After recording 20 losses last year, Chicago Fire management decided they needed a huge roster turnover in the offseason. And what did that roster turnover lead to? Another last-place finish, and an MLS record as first back-to-back Wooden Spoon failures.
Some of the moves in the turnover were really good - like getting Johan Kappelhof and Joao Meira to add defensive stability on the back line. Sadly, the positives basically end there.
Many of the moves, like selling Harry Shipp, were particularly bad. Losing his ball distribution and his ability to switch the play hurt us. Shipp carried a lot of potential to turn into a great player in Chicago, but just like how we got rid of Austin Berry before they were fully developed, Shipp was let go before having a chance to fully blossom. Harry Shipp and Austin Berry both could've developed, and probably could've became a regular starters for the Fire.
Again, these weren’t deals management was forced to make. This was management making the wrong decisions - again. These poor decisions that we make in the offseason have been coming back to bite us down the road. After trading Shipp, the Fire spent all season trying to find someone to keep the ball moving through the middle on the attacking end. Shipp could've played with Polster and filled a void at attacking center midfielder this roster never solved.
Now you must think that after finishing with 20 losses and being dead last in the Eastern Conference, they had to at least not finish last. No other MLS team in history has finished last in the overall table two years in a row. But after getting rid of 16 players and acquiring 19, we still managed to finish bottom of the table. Even Chivas USA never managed to finish with the worst overall record in MLS two years in a row.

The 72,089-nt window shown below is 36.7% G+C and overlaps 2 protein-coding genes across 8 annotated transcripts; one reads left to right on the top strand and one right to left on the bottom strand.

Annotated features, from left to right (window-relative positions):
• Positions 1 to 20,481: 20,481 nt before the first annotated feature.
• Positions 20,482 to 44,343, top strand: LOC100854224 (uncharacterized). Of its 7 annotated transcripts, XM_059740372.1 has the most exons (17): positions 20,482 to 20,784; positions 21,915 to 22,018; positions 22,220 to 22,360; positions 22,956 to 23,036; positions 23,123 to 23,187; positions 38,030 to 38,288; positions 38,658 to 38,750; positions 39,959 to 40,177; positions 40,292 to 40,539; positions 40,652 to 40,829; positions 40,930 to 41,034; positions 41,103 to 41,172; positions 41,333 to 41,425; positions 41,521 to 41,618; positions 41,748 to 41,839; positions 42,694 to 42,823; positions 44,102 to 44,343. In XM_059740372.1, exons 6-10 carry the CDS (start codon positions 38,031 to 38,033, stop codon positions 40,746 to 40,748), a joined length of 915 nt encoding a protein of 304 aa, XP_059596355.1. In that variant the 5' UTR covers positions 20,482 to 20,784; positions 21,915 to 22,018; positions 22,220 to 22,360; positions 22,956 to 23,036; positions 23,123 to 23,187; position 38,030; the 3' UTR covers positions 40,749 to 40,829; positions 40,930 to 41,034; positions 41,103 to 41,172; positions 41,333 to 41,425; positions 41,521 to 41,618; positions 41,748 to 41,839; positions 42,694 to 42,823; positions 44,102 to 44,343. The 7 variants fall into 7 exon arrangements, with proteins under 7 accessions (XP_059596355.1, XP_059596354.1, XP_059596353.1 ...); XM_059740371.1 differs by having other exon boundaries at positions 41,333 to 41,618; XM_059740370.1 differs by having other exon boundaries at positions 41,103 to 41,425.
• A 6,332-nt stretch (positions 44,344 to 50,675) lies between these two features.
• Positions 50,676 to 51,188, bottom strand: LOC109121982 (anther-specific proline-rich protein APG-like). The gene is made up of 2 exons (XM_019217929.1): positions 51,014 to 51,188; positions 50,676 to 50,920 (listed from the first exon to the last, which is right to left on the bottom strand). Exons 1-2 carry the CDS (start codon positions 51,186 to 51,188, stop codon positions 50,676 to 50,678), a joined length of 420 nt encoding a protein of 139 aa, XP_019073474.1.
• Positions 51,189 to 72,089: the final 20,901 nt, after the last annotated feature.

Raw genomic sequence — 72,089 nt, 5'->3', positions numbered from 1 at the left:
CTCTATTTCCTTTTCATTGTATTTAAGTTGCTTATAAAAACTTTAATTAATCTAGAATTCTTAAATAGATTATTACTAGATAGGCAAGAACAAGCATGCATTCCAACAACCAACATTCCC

It seems like Velko Paunovic made no difference at all, as our defense remained poor and our ability to score goals was even worse. We allowed the same number of goals last year and our goal differential was a league worst -16. To give you an idea how punchless that stat indicates the Fire were, Orlando City had a better goal differential - and they allowed the most goals in MLS with 60.
Again what does this mean? It means that Nelson Rodriguez is failing to put a good team together in the offseason. A good General Manager makes big offseason moves and acquires a few key players. What Nelson did was tear up the roster, rebuild the roster with players he though were “MLS caliber.” Tearing up the roster will never help but if Nelson were to add two or three important players who we can build a team around (sort of like Seattle built a team around Clint Dempsey, or Los Angeles around Robbie Keane), we wouldn't be in last place.
But we all hope that management will finally make the right decisions and that we get the center midfielder and a clinical striker for our team. We all hope for a better next year for the Men In Red. But hope is finite, as is patience. It’s time for these men to get it right.